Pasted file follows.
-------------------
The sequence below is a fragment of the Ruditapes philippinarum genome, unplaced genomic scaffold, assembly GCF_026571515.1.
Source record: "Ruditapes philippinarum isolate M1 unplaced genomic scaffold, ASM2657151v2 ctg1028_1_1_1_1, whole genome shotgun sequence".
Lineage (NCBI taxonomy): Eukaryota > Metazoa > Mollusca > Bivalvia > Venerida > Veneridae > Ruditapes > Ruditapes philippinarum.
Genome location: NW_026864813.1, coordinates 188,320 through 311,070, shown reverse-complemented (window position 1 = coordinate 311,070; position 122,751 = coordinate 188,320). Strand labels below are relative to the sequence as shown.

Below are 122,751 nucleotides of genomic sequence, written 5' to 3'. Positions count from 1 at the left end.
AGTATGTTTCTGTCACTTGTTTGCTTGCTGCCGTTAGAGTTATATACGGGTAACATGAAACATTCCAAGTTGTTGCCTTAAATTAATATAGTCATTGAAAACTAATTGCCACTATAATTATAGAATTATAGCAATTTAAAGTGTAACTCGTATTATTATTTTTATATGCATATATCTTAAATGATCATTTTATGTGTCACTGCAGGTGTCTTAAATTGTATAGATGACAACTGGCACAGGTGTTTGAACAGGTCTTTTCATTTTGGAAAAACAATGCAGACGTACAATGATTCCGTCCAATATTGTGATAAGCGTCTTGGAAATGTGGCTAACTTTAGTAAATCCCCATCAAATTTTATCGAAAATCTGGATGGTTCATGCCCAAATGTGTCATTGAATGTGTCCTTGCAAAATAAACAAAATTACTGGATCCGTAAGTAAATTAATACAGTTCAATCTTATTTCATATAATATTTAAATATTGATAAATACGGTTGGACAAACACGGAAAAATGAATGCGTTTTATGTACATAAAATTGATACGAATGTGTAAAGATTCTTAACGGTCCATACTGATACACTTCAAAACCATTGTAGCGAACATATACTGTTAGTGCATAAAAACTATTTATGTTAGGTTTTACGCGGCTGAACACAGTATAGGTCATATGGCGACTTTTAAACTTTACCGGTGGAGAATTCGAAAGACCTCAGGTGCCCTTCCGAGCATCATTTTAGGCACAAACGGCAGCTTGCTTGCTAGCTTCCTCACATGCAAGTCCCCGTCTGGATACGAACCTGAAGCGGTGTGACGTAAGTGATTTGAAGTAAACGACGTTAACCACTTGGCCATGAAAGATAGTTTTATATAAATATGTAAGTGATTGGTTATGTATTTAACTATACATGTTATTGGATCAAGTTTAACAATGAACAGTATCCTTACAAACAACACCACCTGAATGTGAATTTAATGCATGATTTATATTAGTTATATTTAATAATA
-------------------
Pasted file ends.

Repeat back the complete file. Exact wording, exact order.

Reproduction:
The sequence below is a fragment of the Ruditapes philippinarum genome, unplaced genomic scaffold, assembly GCF_026571515.1.
Source record: "Ruditapes philippinarum isolate M1 unplaced genomic scaffold, ASM2657151v2 ctg1028_1_1_1_1, whole genome shotgun sequence".
Lineage (NCBI taxonomy): Eukaryota > Metazoa > Mollusca > Bivalvia > Venerida > Veneridae > Ruditapes > Ruditapes philippinarum.
Genome location: NW_026864813.1, coordinates 188,320 through 311,070, shown reverse-complemented (window position 1 = coordinate 311,070; position 122,751 = coordinate 188,320). Strand labels below are relative to the sequence as shown.

Below are 122,751 nucleotides of genomic sequence, written 5' to 3'. Positions count from 1 at the left end.
AGTATGTTTCTGTCACTTGTTTGCTTGCTGCCGTTAGAGTTATATACGGGTAACATGAAACATTCCAAGTTGTTGCCTTAAATTAATATAGTCATTGAAAACTAATTGCCACTATAATTATAGAATTATAGCAATTTAAAGTGTAACTCGTATTATTATTTTTATATGCATATATCTTAAATGATCATTTTATGTGTCACTGCAGGTGTCTTAAATTGTATAGATGACAACTGGCACAGGTGTTTGAACAGGTCTTTTCATTTTGGAAAAACAATGCAGACGTACAATGATTCCGTCCAATATTGTGATAAGCGTCTTGGAAATGTGGCTAACTTTAGTAAATCCCCATCAAATTTTATCGAAAATCTGGATGGTTCATGCCCAAATGTGTCATTGAATGTGTCCTTGCAAAATAAACAAAATTACTGGATCCGTAAGTAAATTAATACAGTTCAATCTTATTTCATATAATATTTAAATATTGATAAATACGGTTGGACAAACACGGAAAAATGAATGCGTTTTATGTACATAAAATTGATACGAATGTGTAAAGATTCTTAACGGTCCATACTGATACACTTCAAAACCATTGTAGCGAACATATACTGTTAGTGCATAAAAACTATTTATGTTAGGTTTTACGCGGCTGAACACAGTATAGGTCATATGGCGACTTTTAAACTTTACCGGTGGAGAATTCGAAAGACCTCAGGTGCCCTTCCGAGCATCATTTTAGGCACAAACGGCAGCTTGCTTGCTAGCTTCCTCACATGCAAGTCCCCGTCTGGATACGAACCTGAAGCGGTGTGACGTAAGTGATTTGAAGTAAACGACGTTAACCACTTGGCCATGAAAGATAGTTTTATATAAATATGTAAGTGATTGGTTATGTATTTAACTATACATGTTATTGGATCAAGTTTAACAATGAACAGTATCCTTACAAACAACACCACCTGAATGTGAATTTAATGCATGATTTATATTAGTTATATTTAATAATA